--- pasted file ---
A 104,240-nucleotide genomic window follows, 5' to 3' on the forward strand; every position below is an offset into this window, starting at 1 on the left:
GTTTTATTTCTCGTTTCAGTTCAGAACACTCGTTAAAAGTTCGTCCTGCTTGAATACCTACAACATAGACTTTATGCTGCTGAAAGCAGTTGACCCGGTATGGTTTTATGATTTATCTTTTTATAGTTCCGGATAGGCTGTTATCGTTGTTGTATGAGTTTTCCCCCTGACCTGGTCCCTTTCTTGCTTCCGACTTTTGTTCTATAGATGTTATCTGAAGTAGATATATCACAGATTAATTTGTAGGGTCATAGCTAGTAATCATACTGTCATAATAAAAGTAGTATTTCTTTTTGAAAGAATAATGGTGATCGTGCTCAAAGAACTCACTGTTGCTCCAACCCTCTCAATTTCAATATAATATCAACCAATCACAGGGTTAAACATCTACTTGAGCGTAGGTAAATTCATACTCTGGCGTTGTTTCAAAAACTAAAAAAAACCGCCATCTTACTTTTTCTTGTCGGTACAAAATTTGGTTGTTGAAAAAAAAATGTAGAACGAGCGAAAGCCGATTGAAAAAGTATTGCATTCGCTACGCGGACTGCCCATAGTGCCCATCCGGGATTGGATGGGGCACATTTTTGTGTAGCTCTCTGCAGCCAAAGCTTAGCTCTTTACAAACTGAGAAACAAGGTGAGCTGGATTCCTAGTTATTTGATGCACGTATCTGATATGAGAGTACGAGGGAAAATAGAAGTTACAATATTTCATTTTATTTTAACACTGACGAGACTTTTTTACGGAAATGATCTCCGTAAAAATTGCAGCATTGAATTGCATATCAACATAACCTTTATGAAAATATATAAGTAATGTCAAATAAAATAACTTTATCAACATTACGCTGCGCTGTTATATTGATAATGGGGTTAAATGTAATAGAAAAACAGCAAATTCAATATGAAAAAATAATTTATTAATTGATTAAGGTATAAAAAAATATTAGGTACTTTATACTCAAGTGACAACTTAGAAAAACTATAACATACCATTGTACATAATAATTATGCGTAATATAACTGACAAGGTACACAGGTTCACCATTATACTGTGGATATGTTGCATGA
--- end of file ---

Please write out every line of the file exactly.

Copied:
A 104,240-nucleotide genomic window follows, 5' to 3' on the forward strand; every position below is an offset into this window, starting at 1 on the left:
GTTTTATTTCTCGTTTCAGTTCAGAACACTCGTTAAAAGTTCGTCCTGCTTGAATACCTACAACATAGACTTTATGCTGCTGAAAGCAGTTGACCCGGTATGGTTTTATGATTTATCTTTTTATAGTTCCGGATAGGCTGTTATCGTTGTTGTATGAGTTTTCCCCCTGACCTGGTCCCTTTCTTGCTTCCGACTTTTGTTCTATAGATGTTATCTGAAGTAGATATATCACAGATTAATTTGTAGGGTCATAGCTAGTAATCATACTGTCATAATAAAAGTAGTATTTCTTTTTGAAAGAATAATGGTGATCGTGCTCAAAGAACTCACTGTTGCTCCAACCCTCTCAATTTCAATATAATATCAACCAATCACAGGGTTAAACATCTACTTGAGCGTAGGTAAATTCATACTCTGGCGTTGTTTCAAAAACTAAAAAAAACCGCCATCTTACTTTTTCTTGTCGGTACAAAATTTGGTTGTTGAAAAAAAAATGTAGAACGAGCGAAAGCCGATTGAAAAAGTATTGCATTCGCTACGCGGACTGCCCATAGTGCCCATCCGGGATTGGATGGGGCACATTTTTGTGTAGCTCTCTGCAGCCAAAGCTTAGCTCTTTACAAACTGAGAAACAAGGTGAGCTGGATTCCTAGTTATTTGATGCACGTATCTGATATGAGAGTACGAGGGAAAATAGAAGTTACAATATTTCATTTTATTTTAACACTGACGAGACTTTTTTACGGAAATGATCTCCGTAAAAATTGCAGCATTGAATTGCATATCAACATAACCTTTATGAAAATATATAAGTAATGTCAAATAAAATAACTTTATCAACATTACGCTGCGCTGTTATATTGATAATGGGGTTAAATGTAATAGAAAAACAGCAAATTCAATATGAAAAAATAATTTATTAATTGATTAAGGTATAAAAAAATATTAGGTACTTTATACTCAAGTGACAACTTAGAAAAACTATAACATACCATTGTACATAATAATTATGCGTAATATAACTGACAAGGTACACAGGTTCACCATTATACTGTGGATATGTTGCATGA